Friday, June 6, 2014

The Role Dads Play in Their Child's Literacy

Do you know about the #DadsRead campaign? If you don't, please read on!

I suppose it isn't surprising that today, more dads are reading to their kids than ever before. But did you know that kids with dads who actively support their education and reading are:

  • Less likely to repeat a grade
  • Make A's in school
  • Participate in activities like sports and clubs
  • Enjoy school

Boys especially benefit academically (and, I suspect, emotionally) from having their father read to them.

While I know that as a parent and a homeschooling mom my children's ability to read and their love of books rests heavily on my shoulders, I'm not the only one who plays a major role in their literacy. My husband has taken an active part in helping me create a reading culture in our home life ever since our children were little.

Before they could read, it was common for my kids to pick up one of their favorite books lying around the house and climb into the lap of whichever adult was closest. My husband spent his fair share of time reading to them.

Later, he would read to them before bed from the set of Little House on the Prairie books that his own grandfather had given him when he was a child. When my daughter was born, he had me store them somewhere safe until she was old enough to enjoy the stories. Although our children are now 8 and 10, he still reads to them every once in a while before bed from that beloved set of books.

He also brings a very different set of reading materials into their lives. Twelve years go, he inherited an entire library of books about birds. Encyclopedias, field guides, fiction and non-fiction, manuals, name it, he got it. And because I was a major book buyer when I was still a zookeeper, we have an entire home library of books about animals and nature. He had to custom build bookshelves to hold all the books, and we still are overflowing.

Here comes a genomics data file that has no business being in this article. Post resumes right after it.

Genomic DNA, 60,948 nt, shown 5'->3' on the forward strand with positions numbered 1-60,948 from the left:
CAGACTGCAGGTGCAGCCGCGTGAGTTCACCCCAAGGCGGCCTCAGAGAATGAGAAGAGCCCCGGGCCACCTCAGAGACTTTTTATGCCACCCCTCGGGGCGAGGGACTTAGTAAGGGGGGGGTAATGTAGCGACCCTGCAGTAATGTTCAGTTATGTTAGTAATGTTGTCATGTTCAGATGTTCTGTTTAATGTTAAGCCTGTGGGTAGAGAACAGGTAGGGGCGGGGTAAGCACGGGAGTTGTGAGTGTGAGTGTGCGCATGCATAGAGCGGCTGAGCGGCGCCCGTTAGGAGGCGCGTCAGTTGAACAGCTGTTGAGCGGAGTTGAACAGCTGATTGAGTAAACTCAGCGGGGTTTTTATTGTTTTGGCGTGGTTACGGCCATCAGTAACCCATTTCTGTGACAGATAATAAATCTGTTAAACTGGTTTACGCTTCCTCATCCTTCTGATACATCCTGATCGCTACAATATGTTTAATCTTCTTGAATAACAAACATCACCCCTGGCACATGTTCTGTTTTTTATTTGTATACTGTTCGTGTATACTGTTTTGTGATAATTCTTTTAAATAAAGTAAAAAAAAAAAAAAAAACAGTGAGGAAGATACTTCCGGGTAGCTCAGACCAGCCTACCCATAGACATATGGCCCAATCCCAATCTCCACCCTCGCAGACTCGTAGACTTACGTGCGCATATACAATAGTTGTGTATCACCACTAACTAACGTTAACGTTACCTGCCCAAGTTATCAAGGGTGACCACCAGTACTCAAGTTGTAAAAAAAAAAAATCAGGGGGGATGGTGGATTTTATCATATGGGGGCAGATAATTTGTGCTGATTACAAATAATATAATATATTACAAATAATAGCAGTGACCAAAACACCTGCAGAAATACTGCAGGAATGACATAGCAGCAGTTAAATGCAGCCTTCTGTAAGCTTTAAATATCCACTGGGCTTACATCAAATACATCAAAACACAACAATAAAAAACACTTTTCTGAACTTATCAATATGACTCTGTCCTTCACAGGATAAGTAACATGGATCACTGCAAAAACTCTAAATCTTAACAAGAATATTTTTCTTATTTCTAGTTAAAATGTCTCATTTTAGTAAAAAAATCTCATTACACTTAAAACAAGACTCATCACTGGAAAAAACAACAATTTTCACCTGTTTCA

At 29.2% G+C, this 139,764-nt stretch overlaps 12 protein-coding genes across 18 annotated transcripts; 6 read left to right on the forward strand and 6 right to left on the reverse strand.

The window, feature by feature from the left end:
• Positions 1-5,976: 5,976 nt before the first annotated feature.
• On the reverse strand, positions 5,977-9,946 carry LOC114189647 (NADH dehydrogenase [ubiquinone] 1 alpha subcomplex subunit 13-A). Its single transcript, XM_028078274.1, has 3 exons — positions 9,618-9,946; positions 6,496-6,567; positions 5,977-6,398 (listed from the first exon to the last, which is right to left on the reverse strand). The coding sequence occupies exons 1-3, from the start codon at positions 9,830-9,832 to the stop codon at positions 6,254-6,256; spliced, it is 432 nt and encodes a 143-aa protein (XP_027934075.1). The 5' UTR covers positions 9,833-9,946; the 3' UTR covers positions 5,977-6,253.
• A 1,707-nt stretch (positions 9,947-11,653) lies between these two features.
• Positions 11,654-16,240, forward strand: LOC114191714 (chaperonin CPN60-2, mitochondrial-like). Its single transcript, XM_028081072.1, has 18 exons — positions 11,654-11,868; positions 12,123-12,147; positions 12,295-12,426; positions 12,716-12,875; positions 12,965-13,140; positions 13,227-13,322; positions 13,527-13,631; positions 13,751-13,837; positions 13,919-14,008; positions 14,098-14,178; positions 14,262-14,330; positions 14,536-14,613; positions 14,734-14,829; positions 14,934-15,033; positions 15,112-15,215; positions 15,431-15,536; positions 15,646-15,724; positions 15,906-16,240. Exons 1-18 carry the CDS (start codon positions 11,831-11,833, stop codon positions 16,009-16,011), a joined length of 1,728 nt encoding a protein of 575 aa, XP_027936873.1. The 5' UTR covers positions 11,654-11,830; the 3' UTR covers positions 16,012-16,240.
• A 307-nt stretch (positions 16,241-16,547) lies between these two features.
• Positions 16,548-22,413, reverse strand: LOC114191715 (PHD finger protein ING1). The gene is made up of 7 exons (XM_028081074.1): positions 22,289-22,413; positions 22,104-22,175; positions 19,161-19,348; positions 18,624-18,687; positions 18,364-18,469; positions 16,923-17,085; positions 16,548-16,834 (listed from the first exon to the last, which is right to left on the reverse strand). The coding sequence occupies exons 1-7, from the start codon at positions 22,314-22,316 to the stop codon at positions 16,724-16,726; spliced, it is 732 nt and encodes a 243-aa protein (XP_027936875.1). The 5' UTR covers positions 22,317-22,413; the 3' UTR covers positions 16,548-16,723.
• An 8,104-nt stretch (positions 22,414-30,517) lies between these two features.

It's not uncommon for him to send one of the kids into the library to grab a book and then I might find them reading it together. Or he might ask my daughter to study up on a specific animal and then tell him about it.

All of this doesn't just improve my children's literacy skills. It also gives them common ground - shared interests - with their father. It promotes love and companionship and helps them to find the connection that all family members need.

Today, both my kids are avid readers who read way above their grade level. They love a good story and even come up with pretty good ones themselves on a fairly frequent basis. It's not hard to create a reading culture in your home, but it does take both parents to do so.

That's why this Father's Day, I'm happy to support Zoobean and The Good Men Project's #DadsRead campaign. Because it's not just about reading. It's about supporting, encouraging... and loving.

Learn more about how you can participate this year in the #DadsRead campaign here.

Let's Party!

Don't miss the #DadsRead Twitter party on June 12 at 8pm ET. I'm looking forward to it and hope to see some of you there, too!

Disclosure: Although Zoobean is a sponsor of this site, I was not compensated for this post. I was asked if I would participate in this great initiative, and I said yes because I'm a big supporter of parental involvement and children's literacy. All thoughts and opinions are mine!


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